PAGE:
The book is also a reminder that other indigenous peoples have also been ignored, and their wisdom scorned, yet such wisdom would contribute to protecting and rescuing the planet.
Our planet is the only one we’ve got, we need to treat it like someone we really, deeply care for. If we do we can live and breathe together.
via Photo Challenge: Bridge
Alexandra Bridge near Karridale and 26km from Augusta, is both a wonderful kayak launching site and on the opposite bank a camping site. It is one of the best segments of the Blackwood River for kayaking because the tide is weaker and the scenery is wonderful too, so it makes for a pleasant time.
And it was a great day.
via Daily Prompt: Sail
Took this while walking along the Blackwood a couple of months back. Rod Stewart’s “I Am Sailing” came to mind, and that Scottish folk song, “The Skye Boat Song.” And I delved deeper, it reminded me, as sail boats do, of my time in the 3rd East Fremantle Sea Scouts when I was a kid. Sailing isn’t in my blood, but I’ve dabbled and had some fun.
via Photo Challenge: Delta
A photo of the Blackwood River as it was five years ago. To the back left you can see water – this was where the river once ran but the intervening spur of vegetation covered sand before it shows how the river silted up. To the back right the river disappears and enters the ocean. You can see the silt clearly. Beyond the photo to the right would be a view of the ocean eating into the dunes towards the river.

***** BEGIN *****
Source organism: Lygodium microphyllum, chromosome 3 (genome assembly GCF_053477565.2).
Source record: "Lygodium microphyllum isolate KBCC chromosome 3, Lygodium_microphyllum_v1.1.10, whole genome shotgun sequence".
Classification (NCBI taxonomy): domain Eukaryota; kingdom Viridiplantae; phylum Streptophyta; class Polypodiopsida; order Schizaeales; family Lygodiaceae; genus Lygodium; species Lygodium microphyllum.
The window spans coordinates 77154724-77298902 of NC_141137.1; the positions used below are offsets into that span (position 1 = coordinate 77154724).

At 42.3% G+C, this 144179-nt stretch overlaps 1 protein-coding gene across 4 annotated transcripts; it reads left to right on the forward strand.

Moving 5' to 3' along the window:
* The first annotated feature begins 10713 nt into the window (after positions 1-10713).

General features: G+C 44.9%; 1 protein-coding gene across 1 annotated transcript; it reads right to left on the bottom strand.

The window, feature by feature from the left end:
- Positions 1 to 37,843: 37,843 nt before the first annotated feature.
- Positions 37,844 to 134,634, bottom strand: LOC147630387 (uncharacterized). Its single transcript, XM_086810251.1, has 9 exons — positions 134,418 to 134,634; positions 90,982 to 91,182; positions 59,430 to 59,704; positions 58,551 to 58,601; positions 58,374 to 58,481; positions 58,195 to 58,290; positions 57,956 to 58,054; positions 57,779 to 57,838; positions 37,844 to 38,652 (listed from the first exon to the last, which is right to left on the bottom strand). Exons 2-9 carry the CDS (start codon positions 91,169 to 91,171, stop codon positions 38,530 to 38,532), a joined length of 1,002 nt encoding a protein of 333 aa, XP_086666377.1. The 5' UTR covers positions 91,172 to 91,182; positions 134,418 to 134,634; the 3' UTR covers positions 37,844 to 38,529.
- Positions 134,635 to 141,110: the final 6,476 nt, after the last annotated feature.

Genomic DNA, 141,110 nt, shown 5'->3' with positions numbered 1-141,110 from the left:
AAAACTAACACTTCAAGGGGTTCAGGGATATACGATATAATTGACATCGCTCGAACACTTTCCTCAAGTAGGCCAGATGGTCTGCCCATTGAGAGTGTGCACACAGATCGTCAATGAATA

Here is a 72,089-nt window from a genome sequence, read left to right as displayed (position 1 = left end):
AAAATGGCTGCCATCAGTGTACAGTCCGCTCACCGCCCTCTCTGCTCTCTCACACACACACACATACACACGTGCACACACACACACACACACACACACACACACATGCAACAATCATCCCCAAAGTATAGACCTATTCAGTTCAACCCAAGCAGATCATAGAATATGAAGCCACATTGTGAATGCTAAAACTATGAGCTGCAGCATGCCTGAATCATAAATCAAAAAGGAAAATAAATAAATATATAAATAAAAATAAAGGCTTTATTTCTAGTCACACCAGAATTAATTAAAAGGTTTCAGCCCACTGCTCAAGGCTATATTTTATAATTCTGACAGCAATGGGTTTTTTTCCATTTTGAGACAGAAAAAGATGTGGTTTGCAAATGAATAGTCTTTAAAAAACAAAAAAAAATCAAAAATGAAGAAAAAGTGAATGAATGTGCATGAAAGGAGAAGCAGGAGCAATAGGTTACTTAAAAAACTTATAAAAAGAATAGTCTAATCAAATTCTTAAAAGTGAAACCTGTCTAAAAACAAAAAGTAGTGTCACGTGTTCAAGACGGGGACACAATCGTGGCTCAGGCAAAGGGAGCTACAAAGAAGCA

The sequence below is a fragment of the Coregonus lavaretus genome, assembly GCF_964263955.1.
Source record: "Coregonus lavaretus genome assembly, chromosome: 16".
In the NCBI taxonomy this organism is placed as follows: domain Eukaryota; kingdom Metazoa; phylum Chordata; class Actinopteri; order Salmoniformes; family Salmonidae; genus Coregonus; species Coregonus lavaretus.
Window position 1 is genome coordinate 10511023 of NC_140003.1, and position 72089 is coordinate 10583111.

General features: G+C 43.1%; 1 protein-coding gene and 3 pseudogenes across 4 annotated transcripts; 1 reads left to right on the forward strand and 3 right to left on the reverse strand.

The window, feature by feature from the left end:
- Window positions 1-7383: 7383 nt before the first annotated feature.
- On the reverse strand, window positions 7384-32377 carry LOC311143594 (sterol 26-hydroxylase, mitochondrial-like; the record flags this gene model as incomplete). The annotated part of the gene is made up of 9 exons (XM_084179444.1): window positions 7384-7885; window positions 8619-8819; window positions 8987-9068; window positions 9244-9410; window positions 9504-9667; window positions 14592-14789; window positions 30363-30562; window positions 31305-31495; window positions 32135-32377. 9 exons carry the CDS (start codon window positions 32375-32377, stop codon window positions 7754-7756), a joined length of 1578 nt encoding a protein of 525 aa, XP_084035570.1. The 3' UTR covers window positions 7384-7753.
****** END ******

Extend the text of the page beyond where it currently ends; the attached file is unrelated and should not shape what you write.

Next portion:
Not long after this photo was taken a new cut was made (just below the tree line in the foreground) to allow the river to flush and to allow boats in and out. The silt at the old river mouth was making it too difficult for boats. The cut was controversial as it was said to be inadequate, however, it seems to be working from my persective, and the boats can easily come and go.
The silt creates the delta effect, that triangle of sand in the river mouth or nearby. The Blackwood is breathing again as the Cut has given it life after silt.
This once proud tree laid down its own life long ago along the Blackwood River, but it continues to give life. This section of tree trunk is an ecosystem. Moss evident along the log, other plants growing off the ends, a variety of insects, gekkos, frogs. A place for birds like flycatchers, wagtails. As its surface breaks down it becomes one with the soil, humous to feed other plants. In that way this tree is still alive, it is life-giving, selfless, redeeming.
via Daily Prompt: Volume
The volume is loud and high. The sound of the water was wonderful as it thundered underneath the road and out into the open again. And the Blackwood River was rising high as the volume of water from upstream surged down through Boyup Brook.
The short video was taken at the crossing at Terry Road, just off Jayes Road. And in the photo you can see that the road had been gouged by the force of the water. It was refreshing because the winter rains flush the river and creek systems and bring fresh water and renewal to the ecosystems along the way.